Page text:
Thursday was supposed to be Emily Nishikawa’s big day in Sochi. Instead, she didn’t even put on a pair of skis.
The Whitehorse cross-country skier sat out the women’s 10-kilometre classic on Thursday due to a cold-bug she’s picked up at the Sochi Winter Olympics in Russia.
“Ya, it was definitely disappointing to miss the 10-kilometre, but I am feeling better every day!” said Nishikawa in an email to the News. “I am optimistic that I will be healthy enough to start in the relay and the 30-kilometre. Looking forward to lots more racing to come!”
Not only is the 10-kilometre classic her best event, it is the event that landed her a spot on Canada’s Olympic team.
She took first place in the event at the Olympic trials last month in Canmore, Alta., before taking sixth in the 15-kilometre skiathlon.
For the benefit of her team, Nishikawa’s spot in the race was handed to a teammate. Canada’s Brittany Webster placed 42nd, Daria Gaiazova 44th, Amanda Ammar 55th and Heidi Widmer 57th in a field of 75 skiers in the 10-kilometre race.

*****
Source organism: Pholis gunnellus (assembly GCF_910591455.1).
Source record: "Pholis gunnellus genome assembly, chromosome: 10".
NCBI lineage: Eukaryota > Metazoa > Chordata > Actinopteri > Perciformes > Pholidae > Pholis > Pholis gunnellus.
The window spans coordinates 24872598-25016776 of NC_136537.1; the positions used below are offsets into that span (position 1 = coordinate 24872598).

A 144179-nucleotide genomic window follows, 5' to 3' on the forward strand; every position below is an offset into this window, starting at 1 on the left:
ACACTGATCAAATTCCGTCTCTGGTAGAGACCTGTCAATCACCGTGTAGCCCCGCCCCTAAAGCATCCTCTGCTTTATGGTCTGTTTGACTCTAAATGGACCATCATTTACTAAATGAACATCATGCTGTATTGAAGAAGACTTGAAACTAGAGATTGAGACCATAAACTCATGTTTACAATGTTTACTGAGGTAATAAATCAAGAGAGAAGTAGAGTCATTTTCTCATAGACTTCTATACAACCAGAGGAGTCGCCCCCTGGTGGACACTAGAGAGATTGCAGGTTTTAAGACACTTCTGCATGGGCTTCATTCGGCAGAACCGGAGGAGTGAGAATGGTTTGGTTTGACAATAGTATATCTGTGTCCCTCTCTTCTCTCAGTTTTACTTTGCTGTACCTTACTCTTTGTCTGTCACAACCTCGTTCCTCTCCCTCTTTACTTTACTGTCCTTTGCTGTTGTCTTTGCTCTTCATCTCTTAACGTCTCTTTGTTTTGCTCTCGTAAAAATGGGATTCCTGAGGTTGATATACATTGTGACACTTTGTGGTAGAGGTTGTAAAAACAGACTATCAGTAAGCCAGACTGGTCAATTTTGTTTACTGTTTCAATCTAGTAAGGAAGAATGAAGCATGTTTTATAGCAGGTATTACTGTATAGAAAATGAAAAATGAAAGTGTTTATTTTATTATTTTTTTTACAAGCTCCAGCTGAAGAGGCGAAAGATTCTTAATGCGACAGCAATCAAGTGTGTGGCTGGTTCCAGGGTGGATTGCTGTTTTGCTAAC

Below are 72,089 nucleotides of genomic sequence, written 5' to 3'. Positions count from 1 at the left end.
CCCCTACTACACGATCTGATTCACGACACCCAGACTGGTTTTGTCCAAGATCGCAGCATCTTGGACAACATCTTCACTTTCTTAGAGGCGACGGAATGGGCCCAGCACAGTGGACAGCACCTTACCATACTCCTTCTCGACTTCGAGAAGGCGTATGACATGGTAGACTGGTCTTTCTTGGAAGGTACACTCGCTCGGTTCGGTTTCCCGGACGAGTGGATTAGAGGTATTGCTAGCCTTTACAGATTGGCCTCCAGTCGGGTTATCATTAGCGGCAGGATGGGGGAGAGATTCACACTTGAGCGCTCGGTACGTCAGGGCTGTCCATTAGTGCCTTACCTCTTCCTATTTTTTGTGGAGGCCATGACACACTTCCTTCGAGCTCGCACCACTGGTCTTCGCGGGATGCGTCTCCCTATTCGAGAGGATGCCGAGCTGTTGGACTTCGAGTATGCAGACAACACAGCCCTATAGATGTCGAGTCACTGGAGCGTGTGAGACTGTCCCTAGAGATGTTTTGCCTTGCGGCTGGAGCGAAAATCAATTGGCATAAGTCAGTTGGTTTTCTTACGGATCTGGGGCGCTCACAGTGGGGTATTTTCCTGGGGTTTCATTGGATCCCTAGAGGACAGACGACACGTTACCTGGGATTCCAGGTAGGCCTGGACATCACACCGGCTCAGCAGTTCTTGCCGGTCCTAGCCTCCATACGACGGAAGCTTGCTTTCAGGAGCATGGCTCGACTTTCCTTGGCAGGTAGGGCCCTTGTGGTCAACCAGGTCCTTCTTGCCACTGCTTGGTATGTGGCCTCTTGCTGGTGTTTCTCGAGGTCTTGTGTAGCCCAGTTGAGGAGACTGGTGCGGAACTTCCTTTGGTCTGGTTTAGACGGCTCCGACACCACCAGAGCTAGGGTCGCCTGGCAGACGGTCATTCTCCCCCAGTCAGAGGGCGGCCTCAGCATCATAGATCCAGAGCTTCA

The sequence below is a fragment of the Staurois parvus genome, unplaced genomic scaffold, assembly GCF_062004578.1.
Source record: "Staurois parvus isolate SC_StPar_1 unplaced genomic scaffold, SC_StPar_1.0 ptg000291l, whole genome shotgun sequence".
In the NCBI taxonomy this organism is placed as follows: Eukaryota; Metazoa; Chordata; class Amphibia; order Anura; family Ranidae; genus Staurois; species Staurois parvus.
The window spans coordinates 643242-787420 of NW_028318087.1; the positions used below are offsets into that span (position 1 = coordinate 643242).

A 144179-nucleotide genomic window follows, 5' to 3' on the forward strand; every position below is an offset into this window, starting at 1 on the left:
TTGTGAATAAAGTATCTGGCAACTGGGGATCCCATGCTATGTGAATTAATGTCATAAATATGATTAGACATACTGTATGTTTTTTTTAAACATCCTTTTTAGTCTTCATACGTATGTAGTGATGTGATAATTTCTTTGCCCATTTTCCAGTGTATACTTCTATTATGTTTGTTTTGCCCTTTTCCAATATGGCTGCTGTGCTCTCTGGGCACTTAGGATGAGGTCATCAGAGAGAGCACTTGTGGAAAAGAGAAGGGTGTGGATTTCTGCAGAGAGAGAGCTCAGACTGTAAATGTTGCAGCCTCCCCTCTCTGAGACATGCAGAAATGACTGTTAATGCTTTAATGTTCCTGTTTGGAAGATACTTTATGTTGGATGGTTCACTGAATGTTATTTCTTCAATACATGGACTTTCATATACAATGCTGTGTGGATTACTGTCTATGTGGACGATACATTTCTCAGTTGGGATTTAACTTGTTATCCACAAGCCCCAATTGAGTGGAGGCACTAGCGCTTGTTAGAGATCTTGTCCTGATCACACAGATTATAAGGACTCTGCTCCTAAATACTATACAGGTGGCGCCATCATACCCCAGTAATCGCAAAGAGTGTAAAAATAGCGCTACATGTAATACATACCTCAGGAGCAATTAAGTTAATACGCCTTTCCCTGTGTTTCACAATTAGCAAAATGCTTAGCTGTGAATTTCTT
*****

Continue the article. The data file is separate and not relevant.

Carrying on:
Nishikawa led the Canadian team in the 15-kilometre skiathlon last Saturday in her first Olympic race of her career.
The 24-year-old came 42nd ahead of Webster and Ammar, who placed 51st and 55th, respectively.
“I was really happy with my race,” she told the News following the event. “I had such an incredible experience at my first Olympic race. It was an amazing atmosphere, beautiful day and I was able to have a great race.”
With convalescence, Nishikawa could race in the women’s 4×5-kilometre relay on Saturday and the 30-kilometre skate on Feb. 22. However, the official decision will be made by the team in the days leading up to the races.
This is not the first illness to hamper Nishikawa at a major international event.
Both she and her brother Graham fell ill at the 2013 Nordic World Ski Championships in Val di Fiemme, Italy, last March. Emily placed 57th in two races for her best finishes.
“She’s fighting a cold, that’s why she’s not starting,” said Graham. “It’s a bit of a bummer.
“It’s definitely not a bad cold, so we’re hoping, by skipping this one, she’ll be able to start the relay and the 30-kilometre.”
The 30-kilometre mass start free technique race “is in a week, so she has lots of time,” he added. “She’d get really sick if she tried to race (the 10-kilometre). Unfortunately that’s her main event.”
Emily is the first Yukon cross-country skier to compete at the Olympics since Jane Vincent and Lucy Steele at the Albertville Games in 1992.
Contact Tom Patrick